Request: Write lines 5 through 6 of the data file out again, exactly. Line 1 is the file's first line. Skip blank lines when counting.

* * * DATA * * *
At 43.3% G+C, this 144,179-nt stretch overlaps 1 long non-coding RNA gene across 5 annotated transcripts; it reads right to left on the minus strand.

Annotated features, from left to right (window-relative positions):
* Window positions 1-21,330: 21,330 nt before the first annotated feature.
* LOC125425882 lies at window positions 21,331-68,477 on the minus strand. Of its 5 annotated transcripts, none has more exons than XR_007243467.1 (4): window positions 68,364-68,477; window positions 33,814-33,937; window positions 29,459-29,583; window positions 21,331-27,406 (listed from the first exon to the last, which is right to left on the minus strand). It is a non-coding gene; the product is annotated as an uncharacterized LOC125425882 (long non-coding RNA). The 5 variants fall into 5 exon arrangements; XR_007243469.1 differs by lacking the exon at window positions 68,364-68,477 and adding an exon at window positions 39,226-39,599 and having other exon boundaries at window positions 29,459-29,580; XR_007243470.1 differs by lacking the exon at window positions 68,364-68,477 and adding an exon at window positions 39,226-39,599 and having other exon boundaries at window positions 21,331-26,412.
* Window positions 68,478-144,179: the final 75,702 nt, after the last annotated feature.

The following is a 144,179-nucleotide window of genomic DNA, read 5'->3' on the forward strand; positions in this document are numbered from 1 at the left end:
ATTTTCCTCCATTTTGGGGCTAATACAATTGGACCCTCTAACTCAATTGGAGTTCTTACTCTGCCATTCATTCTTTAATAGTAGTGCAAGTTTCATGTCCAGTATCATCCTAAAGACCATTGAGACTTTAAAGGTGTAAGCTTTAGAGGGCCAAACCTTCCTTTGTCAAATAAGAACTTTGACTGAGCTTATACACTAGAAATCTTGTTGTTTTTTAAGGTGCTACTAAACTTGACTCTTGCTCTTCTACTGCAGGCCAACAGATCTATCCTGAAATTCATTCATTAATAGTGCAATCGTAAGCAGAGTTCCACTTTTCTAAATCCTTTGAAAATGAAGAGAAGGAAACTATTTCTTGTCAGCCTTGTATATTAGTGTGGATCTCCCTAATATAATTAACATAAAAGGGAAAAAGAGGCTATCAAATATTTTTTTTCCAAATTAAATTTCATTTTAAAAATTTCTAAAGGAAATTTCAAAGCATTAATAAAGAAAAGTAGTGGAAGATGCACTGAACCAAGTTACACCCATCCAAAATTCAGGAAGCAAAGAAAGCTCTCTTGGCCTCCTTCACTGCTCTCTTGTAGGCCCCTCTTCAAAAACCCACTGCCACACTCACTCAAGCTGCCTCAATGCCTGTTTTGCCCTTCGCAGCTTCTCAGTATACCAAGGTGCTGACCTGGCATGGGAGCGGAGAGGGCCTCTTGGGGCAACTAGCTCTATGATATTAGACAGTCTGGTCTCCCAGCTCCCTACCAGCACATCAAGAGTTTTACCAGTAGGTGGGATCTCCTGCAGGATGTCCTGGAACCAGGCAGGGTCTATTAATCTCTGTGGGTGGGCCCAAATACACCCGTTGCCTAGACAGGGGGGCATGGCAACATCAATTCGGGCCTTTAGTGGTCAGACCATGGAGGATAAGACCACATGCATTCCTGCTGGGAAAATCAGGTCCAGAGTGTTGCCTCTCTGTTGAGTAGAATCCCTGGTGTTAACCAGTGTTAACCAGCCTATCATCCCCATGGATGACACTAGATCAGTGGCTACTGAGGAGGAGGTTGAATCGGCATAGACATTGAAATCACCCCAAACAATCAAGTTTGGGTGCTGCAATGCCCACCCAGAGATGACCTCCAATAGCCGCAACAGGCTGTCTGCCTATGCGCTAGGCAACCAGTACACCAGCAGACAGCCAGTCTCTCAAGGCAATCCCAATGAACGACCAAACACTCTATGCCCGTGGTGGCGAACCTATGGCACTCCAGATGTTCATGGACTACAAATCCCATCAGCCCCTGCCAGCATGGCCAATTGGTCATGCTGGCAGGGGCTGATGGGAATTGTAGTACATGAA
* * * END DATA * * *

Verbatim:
* Window positions 68,478-144,179: the final 75,702 nt, after the last annotated feature.

The following is a 144,179-nucleotide window of genomic DNA, read 5'->3' on the forward strand; positions in this document are numbered from 1 at the left end: